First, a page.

The SEC Files a Lawsuit Against SolarWinds and Their CISO
In a significant legal move, the U.S. Securities and Exchange Commission (SEC) has brought a lawsuit against IT management company SolarWinds, accusing it of fraud by overstating its cybersecurity measures and downplaying known system vulnerabilities for years leading up to the 2019 cyber-espionage incident perpetrated by a Russian-aligned hacking group.
The case, which also names SolarWinds’ Chief Information Security Officer Tim Brown, alleges that the company presented a misleading picture of its cyber defenses, which ultimately failed to prevent one of the most damaging espionage attacks on U.S. soil. This accusation sent SolarWinds’ stock tumbling by 1.5% following the news.
According to SEC Enforcement Director Gurbir Grewal, the company and Brown continually ignored warning signs of inadequate cybersecurity, which were common knowledge within the company’s ranks. The SEC’s complaint points to an internal presentation by Brown from the month of SolarWinds’ IPO in 2018, which starkly contrasted the public image the company projected about its cyber resilience.
The SEC’s documentation draws attention to internal emails and communications within SolarWinds that discuss known vulnerabilities and the discrepancy between the company’s public statements and the actual state of its cybersecurity, calling into question the integrity of their flagship Orion product – the very tool compromised in the 2019 hack by Nobelium.
This case appears to be a groundbreaking moment where the SEC is directly challenging a company for defrauding investors through false cybersecurity assurances. SolarWinds’ disclosures failed to mention several vulnerabilities, some of which were exploited in the Orion hack.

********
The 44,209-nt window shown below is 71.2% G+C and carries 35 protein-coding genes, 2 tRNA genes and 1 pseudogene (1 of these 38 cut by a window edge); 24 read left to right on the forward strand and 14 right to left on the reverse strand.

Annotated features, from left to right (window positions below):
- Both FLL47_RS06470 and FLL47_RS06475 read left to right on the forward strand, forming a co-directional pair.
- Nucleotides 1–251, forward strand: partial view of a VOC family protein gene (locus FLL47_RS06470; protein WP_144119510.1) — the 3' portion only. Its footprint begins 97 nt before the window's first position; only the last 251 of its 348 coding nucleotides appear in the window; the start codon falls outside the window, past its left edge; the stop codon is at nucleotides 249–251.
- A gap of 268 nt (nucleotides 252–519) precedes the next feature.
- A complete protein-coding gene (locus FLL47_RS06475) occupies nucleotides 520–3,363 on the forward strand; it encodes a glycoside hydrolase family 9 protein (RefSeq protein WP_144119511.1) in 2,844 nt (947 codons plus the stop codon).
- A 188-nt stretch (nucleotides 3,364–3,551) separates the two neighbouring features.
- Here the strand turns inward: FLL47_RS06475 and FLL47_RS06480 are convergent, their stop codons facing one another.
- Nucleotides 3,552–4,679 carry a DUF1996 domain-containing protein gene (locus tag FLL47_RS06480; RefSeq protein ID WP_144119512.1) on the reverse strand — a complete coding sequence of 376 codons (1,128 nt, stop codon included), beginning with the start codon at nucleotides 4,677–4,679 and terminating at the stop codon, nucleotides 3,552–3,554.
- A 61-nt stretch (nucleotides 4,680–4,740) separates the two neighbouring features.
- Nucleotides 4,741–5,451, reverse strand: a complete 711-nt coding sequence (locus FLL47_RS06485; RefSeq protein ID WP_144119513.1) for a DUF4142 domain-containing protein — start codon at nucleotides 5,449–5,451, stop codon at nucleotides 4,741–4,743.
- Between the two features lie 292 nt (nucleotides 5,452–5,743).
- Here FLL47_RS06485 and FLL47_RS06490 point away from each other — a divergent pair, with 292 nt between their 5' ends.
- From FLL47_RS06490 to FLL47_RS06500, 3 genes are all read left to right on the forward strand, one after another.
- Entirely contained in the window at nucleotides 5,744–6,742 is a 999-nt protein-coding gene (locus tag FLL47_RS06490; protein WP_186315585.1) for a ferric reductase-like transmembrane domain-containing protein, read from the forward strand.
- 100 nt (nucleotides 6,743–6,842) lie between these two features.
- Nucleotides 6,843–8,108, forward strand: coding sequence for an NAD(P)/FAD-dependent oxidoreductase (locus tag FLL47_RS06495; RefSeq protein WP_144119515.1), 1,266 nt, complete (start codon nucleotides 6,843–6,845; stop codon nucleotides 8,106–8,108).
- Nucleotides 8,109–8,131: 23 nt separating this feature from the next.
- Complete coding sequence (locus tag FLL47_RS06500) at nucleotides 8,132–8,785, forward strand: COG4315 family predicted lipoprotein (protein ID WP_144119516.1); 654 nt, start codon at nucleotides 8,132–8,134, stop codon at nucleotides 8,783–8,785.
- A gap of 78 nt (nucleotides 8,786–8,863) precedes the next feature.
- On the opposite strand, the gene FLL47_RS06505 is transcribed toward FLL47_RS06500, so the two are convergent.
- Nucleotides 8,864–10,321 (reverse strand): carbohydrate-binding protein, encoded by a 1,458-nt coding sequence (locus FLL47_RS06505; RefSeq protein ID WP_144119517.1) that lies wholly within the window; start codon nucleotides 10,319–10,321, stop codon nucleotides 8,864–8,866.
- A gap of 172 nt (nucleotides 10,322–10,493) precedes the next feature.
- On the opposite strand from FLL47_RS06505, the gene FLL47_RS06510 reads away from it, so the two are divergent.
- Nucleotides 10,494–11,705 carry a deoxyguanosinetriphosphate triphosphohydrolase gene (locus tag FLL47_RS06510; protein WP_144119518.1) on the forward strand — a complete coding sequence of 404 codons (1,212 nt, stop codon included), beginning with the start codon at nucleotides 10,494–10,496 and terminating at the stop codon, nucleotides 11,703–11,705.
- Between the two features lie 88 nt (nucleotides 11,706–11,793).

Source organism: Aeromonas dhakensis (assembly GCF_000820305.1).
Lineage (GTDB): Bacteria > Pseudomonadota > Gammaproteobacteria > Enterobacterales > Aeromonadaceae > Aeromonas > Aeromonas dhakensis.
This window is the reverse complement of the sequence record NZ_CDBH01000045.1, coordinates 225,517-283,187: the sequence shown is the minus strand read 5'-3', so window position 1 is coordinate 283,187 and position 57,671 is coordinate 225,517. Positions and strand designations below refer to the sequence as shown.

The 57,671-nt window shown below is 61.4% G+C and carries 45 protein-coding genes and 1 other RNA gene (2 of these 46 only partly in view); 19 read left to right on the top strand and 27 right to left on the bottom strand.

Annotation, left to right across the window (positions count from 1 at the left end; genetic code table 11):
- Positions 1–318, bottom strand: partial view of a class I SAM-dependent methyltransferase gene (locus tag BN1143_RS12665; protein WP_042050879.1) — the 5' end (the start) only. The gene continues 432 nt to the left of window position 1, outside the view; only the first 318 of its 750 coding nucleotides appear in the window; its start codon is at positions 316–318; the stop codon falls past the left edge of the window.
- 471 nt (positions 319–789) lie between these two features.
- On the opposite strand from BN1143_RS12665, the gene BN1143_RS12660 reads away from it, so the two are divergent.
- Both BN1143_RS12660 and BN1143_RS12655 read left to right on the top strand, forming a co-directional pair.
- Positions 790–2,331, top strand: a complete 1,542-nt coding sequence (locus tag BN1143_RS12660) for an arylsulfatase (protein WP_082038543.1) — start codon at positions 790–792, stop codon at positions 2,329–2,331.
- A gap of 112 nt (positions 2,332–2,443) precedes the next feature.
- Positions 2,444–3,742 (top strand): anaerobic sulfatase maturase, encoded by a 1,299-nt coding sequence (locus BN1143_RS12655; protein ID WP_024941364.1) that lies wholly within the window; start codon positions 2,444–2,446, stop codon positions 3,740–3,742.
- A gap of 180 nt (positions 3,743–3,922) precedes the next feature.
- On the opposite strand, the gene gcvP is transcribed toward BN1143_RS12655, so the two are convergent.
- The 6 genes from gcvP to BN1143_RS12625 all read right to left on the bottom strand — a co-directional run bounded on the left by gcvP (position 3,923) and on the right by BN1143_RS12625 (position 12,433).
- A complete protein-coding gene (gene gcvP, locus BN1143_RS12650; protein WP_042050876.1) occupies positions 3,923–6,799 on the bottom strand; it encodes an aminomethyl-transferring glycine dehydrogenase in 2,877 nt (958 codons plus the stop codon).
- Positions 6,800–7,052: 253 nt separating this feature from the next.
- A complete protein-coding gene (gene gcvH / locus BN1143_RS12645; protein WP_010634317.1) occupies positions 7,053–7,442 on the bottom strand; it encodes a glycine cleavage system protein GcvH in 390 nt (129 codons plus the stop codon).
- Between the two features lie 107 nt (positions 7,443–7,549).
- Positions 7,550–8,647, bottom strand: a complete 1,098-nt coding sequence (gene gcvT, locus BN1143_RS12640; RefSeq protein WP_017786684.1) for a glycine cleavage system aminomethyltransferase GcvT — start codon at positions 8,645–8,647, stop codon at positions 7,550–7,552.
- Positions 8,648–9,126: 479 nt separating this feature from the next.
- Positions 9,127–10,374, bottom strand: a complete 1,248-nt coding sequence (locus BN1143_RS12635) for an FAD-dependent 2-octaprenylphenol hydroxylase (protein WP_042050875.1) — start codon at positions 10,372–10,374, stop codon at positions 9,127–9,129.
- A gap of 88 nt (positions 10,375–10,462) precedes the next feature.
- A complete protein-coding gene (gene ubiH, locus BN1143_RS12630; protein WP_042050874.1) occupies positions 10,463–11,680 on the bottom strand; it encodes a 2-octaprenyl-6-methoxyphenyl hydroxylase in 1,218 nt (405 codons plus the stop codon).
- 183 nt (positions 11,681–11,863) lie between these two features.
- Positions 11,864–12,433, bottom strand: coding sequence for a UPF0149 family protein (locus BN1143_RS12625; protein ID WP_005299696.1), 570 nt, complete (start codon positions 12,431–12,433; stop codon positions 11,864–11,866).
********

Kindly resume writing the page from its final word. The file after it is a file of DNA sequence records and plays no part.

As revealed in the 68-page complaint, the company, despite acknowledging the cyberattack, did not fully disclose to investors that the exploited vulnerability had also been used to target other customers, including cybersecurity firms and a federal agency. The SEC criticizes SolarWinds for its claims of adhering to cybersecurity frameworks, alleging that the company maintained weak access controls and inadequate password policies for years.
Brown, in particular, is under scrutiny for allegedly asserting the company’s dedication to cyber hygiene and best practices in public statements, even though he was aware of the company’s shortcomings in these areas.
The SEC’s lawsuit emerges as regulatory bodies intensify their focus on cyber incidents and as new rules are being proposed that would mandate companies to report cybersecurity incidents promptly. This heightened scrutiny follows a series of high-profile breaches that have significantly impacted a range of corporations.
In response to the SEC’s charges, SolarWinds has expressed its intention to vigorously defend itself in court. The company has argued that it has always maintained adequate cybersecurity controls and has been a leader in enhancing software security standards. Supporting Brown, SolarWinds emphasizes his continuous efforts to improve the company’s cybersecurity landscape and challenges the claims laid out by the SEC.
As the legal proceedings unfold, this lawsuit against SolarWinds will be closely watched, not just for its outcome but for the precedent it may set regarding corporate cybersecurity responsibility and transparency.